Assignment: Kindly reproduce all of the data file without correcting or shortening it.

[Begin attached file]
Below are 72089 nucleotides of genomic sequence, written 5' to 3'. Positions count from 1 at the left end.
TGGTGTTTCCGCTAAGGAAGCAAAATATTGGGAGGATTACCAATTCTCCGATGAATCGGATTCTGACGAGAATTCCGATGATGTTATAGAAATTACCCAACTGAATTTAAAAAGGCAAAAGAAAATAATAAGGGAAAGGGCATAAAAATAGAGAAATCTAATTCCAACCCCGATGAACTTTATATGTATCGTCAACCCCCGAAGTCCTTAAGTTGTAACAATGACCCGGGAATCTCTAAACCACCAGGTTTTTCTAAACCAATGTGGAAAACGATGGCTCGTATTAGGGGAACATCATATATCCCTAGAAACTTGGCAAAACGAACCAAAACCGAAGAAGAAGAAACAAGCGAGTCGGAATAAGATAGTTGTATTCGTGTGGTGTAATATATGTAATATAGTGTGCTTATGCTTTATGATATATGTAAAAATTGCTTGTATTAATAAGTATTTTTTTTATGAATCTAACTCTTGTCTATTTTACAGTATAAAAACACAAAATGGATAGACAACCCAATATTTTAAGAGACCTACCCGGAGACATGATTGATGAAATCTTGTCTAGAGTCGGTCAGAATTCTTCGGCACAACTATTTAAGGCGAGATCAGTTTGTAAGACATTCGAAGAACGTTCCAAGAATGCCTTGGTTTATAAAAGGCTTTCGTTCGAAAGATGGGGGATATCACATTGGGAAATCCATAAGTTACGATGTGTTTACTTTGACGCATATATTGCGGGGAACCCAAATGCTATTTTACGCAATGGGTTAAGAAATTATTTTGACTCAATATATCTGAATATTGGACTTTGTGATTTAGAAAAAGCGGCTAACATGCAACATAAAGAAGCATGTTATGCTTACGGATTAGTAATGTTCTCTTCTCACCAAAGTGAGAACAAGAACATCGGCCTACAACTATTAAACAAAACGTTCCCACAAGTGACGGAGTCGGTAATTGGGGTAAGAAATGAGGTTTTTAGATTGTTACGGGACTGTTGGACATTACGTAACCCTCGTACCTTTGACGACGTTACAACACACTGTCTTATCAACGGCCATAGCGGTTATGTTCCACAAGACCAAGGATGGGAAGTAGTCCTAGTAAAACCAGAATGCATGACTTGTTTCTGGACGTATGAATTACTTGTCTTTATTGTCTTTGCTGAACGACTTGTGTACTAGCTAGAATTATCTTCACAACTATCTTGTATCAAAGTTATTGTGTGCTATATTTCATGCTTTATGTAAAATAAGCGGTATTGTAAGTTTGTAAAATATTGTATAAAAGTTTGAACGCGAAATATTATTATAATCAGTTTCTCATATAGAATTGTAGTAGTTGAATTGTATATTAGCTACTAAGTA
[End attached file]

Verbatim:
Below are 72089 nucleotides of genomic sequence, written 5' to 3'. Positions count from 1 at the left end.
TGGTGTTTCCGCTAAGGAAGCAAAATATTGGGAGGATTACCAATTCTCCGATGAATCGGATTCTGACGAGAATTCCGATGATGTTATAGAAATTACCCAACTGAATTTAAAAAGGCAAAAGAAAATAATAAGGGAAAGGGCATAAAAATAGAGAAATCTAATTCCAACCCCGATGAACTTTATATGTATCGTCAACCCCCGAAGTCCTTAAGTTGTAACAATGACCCGGGAATCTCTAAACCACCAGGTTTTTCTAAACCAATGTGGAAAACGATGGCTCGTATTAGGGGAACATCATATATCCCTAGAAACTTGGCAAAACGAACCAAAACCGAAGAAGAAGAAACAAGCGAGTCGGAATAAGATAGTTGTATTCGTGTGGTGTAATATATGTAATATAGTGTGCTTATGCTTTATGATATATGTAAAAATTGCTTGTATTAATAAGTATTTTTTTTATGAATCTAACTCTTGTCTATTTTACAGTATAAAAACACAAAATGGATAGACAACCCAATATTTTAAGAGACCTACCCGGAGACATGATTGATGAAATCTTGTCTAGAGTCGGTCAGAATTCTTCGGCACAACTATTTAAGGCGAGATCAGTTTGTAAGACATTCGAAGAACGTTCCAAGAATGCCTTGGTTTATAAAAGGCTTTCGTTCGAAAGATGGGGGATATCACATTGGGAAATCCATAAGTTACGATGTGTTTACTTTGACGCATATATTGCGGGGAACCCAAATGCTATTTTACGCAATGGGTTAAGAAATTATTTTGACTCAATATATCTGAATATTGGACTTTGTGATTTAGAAAAAGCGGCTAACATGCAACATAAAGAAGCATGTTATGCTTACGGATTAGTAATGTTCTCTTCTCACCAAAGTGAGAACAAGAACATCGGCCTACAACTATTAAACAAAACGTTCCCACAAGTGACGGAGTCGGTAATTGGGGTAAGAAATGAGGTTTTTAGATTGTTACGGGACTGTTGGACATTACGTAACCCTCGTACCTTTGACGACGTTACAACACACTGTCTTATCAACGGCCATAGCGGTTATGTTCCACAAGACCAAGGATGGGAAGTAGTCCTAGTAAAACCAGAATGCATGACTTGTTTCTGGACGTATGAATTACTTGTCTTTATTGTCTTTGCTGAACGACTTGTGTACTAGCTAGAATTATCTTCACAACTATCTTGTATCAAAGTTATTGTGTGCTATATTTCATGCTTTATGTAAAATAAGCGGTATTGTAAGTTTGTAAAATATTGTATAAAAGTTTGAACGCGAAATATTATTATAATCAGTTTCTCATATAGAATTGTAGTAGTTGAATTGTATATTAGCTACTAAGTA